Ballast Technology: Saving Ships, Lives, and the Environment

image of exhibit banners

Since ancient times, sailors have known that keeping a ship upright requires a heavy bottom and not too much unbalanced weight above water. Modern principles of ballast systems developed with the advent of steel hulls, steam power, powerful pumps, and water ballast in the nineteenth century, but engineers now have to design new ballast management systems to prevent the transport of invasive organisms.  The newest addition to the Maritime Technology exhibits at the National Museum of the Great Lakes in Toledo, OH is a temporary exhibit on "BALLAST TECHNOLOGY:  Saving Ships, Lives, and the Environment," which started in February for a six-month run.  A video introduction to the exhibit can be found at The exhibit traces the history of ballast technologies from stone ballasts of antiquity, through the Eastland disaster that caused the loss of over 800 lives, to the newest "salties" with ballast treatment systems.

Eastland Disaster 1915

(Above:  photo of the Eastland after it rolled over in a Chicago port, causing the loss of over 800 lives.  The only person convicted in the disaster was the ballast engineer.  There were many problems with the ship design and its handling that day, and the disaster led to increased scrutiny of ship engineering to prevent similar disasters in the future.) 

Dr. Jeffrey Ram, a professor at Wayne State University, led the design team and content providers that created the exhibit.  "We wanted the public to experience this topic through many media," said Ram, "so we also created a video 'trailer' to introduce the exhibit and a second video to give some answers."  The first video asks the question "WHY BALLAST?"  After viewing the exhibit, the creators invite you to look at some of the answers in another video "Ballast Invaders:  What's the Solution?"  Ram's design and content team included Great Lakes ship technology historian Matthew Daley from the History Department of Grand Valley State University, designer Esther Rhee, a graduate of Wayne State University mentored by an Industrial Design faculty member, Siobhan Gregory, and videographer  Joe Aloisio, also a graduate of Wayne State University.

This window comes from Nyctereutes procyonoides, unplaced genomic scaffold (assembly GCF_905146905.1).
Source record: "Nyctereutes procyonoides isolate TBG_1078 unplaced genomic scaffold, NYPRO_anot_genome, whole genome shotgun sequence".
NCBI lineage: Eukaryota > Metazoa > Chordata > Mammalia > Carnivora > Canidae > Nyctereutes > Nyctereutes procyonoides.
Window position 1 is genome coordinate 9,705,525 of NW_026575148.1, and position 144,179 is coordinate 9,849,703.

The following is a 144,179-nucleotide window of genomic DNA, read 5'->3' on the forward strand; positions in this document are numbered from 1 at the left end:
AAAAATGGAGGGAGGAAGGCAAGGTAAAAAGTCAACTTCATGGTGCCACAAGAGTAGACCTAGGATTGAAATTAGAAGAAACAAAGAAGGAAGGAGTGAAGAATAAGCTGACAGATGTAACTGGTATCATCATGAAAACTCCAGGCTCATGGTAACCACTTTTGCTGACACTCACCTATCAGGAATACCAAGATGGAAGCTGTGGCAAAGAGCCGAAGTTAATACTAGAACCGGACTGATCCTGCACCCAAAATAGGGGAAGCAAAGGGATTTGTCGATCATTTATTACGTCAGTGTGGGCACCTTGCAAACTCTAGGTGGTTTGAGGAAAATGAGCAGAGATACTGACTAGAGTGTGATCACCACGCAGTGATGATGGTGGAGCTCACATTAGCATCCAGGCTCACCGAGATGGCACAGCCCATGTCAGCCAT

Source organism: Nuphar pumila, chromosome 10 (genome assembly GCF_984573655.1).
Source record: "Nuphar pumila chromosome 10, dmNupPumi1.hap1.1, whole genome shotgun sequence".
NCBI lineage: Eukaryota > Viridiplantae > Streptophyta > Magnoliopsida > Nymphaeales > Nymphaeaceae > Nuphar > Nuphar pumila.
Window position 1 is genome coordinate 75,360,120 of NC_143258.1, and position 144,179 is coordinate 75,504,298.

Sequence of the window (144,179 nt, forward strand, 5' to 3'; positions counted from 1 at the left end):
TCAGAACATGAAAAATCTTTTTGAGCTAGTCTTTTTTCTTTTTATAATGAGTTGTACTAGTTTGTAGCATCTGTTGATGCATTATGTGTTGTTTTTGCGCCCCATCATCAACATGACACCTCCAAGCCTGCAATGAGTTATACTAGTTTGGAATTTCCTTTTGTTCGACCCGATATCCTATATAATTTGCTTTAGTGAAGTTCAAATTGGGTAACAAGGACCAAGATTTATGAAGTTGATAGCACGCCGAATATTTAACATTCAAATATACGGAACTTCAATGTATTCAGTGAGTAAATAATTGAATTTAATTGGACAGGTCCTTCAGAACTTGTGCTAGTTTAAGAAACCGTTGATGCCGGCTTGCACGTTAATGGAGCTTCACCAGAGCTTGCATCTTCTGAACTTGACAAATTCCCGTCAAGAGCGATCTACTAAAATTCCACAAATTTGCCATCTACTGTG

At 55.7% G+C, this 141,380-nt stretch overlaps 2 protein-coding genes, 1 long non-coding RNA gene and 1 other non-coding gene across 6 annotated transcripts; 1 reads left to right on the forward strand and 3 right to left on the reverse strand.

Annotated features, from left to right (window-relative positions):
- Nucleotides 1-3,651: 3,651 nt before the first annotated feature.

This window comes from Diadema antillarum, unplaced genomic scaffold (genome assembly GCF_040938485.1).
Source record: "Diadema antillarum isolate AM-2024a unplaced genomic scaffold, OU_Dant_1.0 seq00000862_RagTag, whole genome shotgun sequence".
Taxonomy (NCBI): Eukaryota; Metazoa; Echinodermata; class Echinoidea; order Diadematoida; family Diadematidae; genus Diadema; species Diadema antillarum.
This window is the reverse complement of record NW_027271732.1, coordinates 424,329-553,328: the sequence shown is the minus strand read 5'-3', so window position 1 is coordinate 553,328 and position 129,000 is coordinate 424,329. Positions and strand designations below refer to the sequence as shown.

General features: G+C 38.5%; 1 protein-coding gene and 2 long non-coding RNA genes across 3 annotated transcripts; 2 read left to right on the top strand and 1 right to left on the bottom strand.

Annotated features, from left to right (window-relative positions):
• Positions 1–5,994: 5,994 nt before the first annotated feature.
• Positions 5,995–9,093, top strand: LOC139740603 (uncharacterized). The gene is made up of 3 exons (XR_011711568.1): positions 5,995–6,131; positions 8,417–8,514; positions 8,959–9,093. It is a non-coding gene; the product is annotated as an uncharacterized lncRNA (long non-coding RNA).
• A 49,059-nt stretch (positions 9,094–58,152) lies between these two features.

Special events associated with the exhibit have included an official opening on February 24, 2017 and a talk at the Museum on March 8, 2017, when Daley and Ram gave a talk at the Museum, entitled "Keeping it in Trim:  Ballast and Great Lakes Shipping" in the museum's Spring Lecture Series.  Daley and Ram published "Keeping it in Trim" in the Museum's well known Great Lakes history journal, Inland SeasAnother special event that will highlight the exhibit will be a conference of ballast technology experts who will meet at the Museum at a Ballast Management Compliance Summit on May 19, 2017.

ballast exhibit collage

Images from the exhibit, clockwise from upper left:  Title of exhibit and cartoon of ship ballast with organisms in it; 3 photos of the exhibit and of people attending the opening of the exhibit on February 24; Federal Caribou, one of the "salties" with a ballast treatment system already installed, featured in the exhibit; two slides from the talk given by Daley and Ram on March 8.